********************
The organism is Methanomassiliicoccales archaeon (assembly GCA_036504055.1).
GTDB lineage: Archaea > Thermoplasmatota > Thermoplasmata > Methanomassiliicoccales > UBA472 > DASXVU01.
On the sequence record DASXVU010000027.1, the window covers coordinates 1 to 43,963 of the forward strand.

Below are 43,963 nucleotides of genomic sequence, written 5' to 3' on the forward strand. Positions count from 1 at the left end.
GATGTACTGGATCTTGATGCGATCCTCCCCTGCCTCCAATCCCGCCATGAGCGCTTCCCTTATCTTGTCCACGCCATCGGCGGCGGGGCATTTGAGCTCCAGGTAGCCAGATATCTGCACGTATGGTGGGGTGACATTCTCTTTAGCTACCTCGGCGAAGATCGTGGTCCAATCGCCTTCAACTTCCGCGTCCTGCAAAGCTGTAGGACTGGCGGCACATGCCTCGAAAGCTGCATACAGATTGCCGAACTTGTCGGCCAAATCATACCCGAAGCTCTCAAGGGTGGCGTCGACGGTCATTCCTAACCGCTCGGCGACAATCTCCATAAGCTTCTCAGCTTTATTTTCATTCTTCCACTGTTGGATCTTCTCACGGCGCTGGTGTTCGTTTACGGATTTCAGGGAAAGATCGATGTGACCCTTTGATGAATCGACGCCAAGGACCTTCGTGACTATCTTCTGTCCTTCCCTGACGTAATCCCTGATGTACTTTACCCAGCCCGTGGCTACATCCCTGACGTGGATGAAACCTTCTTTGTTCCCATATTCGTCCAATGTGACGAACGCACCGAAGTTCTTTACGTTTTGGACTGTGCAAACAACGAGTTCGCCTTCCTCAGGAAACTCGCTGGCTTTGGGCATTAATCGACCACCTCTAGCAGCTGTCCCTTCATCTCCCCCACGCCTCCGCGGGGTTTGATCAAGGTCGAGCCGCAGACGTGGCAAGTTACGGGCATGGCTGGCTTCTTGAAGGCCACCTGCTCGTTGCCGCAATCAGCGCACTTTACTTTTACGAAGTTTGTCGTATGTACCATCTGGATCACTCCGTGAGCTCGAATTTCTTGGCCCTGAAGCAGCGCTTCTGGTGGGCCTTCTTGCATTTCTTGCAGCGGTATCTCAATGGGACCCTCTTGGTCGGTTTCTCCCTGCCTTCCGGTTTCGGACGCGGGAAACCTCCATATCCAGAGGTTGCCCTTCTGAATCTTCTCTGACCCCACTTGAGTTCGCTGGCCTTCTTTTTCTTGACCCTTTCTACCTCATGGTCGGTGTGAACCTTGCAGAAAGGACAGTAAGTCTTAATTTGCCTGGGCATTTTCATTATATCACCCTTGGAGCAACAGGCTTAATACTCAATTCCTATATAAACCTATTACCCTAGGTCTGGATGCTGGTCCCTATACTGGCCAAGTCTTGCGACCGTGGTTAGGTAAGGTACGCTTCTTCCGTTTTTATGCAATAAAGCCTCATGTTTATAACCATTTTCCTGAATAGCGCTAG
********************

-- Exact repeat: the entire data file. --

The organism is Methanomassiliicoccales archaeon (assembly GCA_036504055.1).
GTDB lineage: Archaea > Thermoplasmatota > Thermoplasmata > Methanomassiliicoccales > UBA472 > DASXVU01.
On the sequence record DASXVU010000027.1, the window covers coordinates 1 to 43,963 of the forward strand.

Below are 43,963 nucleotides of genomic sequence, written 5' to 3' on the forward strand. Positions count from 1 at the left end.
GATGTACTGGATCTTGATGCGATCCTCCCCTGCCTCCAATCCCGCCATGAGCGCTTCCCTTATCTTGTCCACGCCATCGGCGGCGGGGCATTTGAGCTCCAGGTAGCCAGATATCTGCACGTATGGTGGGGTGACATTCTCTTTAGCTACCTCGGCGAAGATCGTGGTCCAATCGCCTTCAACTTCCGCGTCCTGCAAAGCTGTAGGACTGGCGGCACATGCCTCGAAAGCTGCATACAGATTGCCGAACTTGTCGGCCAAATCATACCCGAAGCTCTCAAGGGTGGCGTCGACGGTCATTCCTAACCGCTCGGCGACAATCTCCATAAGCTTCTCAGCTTTATTTTCATTCTTCCACTGTTGGATCTTCTCACGGCGCTGGTGTTCGTTTACGGATTTCAGGGAAAGATCGATGTGACCCTTTGATGAATCGACGCCAAGGACCTTCGTGACTATCTTCTGTCCTTCCCTGACGTAATCCCTGATGTACTTTACCCAGCCCGTGGCTACATCCCTGACGTGGATGAAACCTTCTTTGTTCCCATATTCGTCCAATGTGACGAACGCACCGAAGTTCTTTACGTTTTGGACTGTGCAAACAACGAGTTCGCCTTCCTCAGGAAACTCGCTGGCTTTGGGCATTAATCGACCACCTCTAGCAGCTGTCCCTTCATCTCCCCCACGCCTCCGCGGGGTTTGATCAAGGTCGAGCCGCAGACGTGGCAAGTTACGGGCATGGCTGGCTTCTTGAAGGCCACCTGCTCGTTGCCGCAATCAGCGCACTTTACTTTTACGAAGTTTGTCGTATGTACCATCTGGATCACTCCGTGAGCTCGAATTTCTTGGCCCTGAAGCAGCGCTTCTGGTGGGCCTTCTTGCATTTCTTGCAGCGGTATCTCAATGGGACCCTCTTGGTCGGTTTCTCCCTGCCTTCCGGTTTCGGACGCGGGAAACCTCCATATCCAGAGGTTGCCCTTCTGAATCTTCTCTGACCCCACTTGAGTTCGCTGGCCTTCTTTTTCTTGACCCTTTCTACCTCATGGTCGGTGTGAACCTTGCAGAAAGGACAGTAAGTCTTAATTTGCCTGGGCATTTTCATTATATCACCCTTGGAGCAACAGGCTTAATACTCAATTCCTATATAAACCTATTACCCTAGGTCTGGATGCTGGTCCCTATACTGGCCAAGTCTTGCGACCGTGGTTAGGTAAGGTACGCTTCTTCCGTTTTTATGCAATAAAGCCTCATGTTTATAACCATTTTCCTGAATAGCGCTAG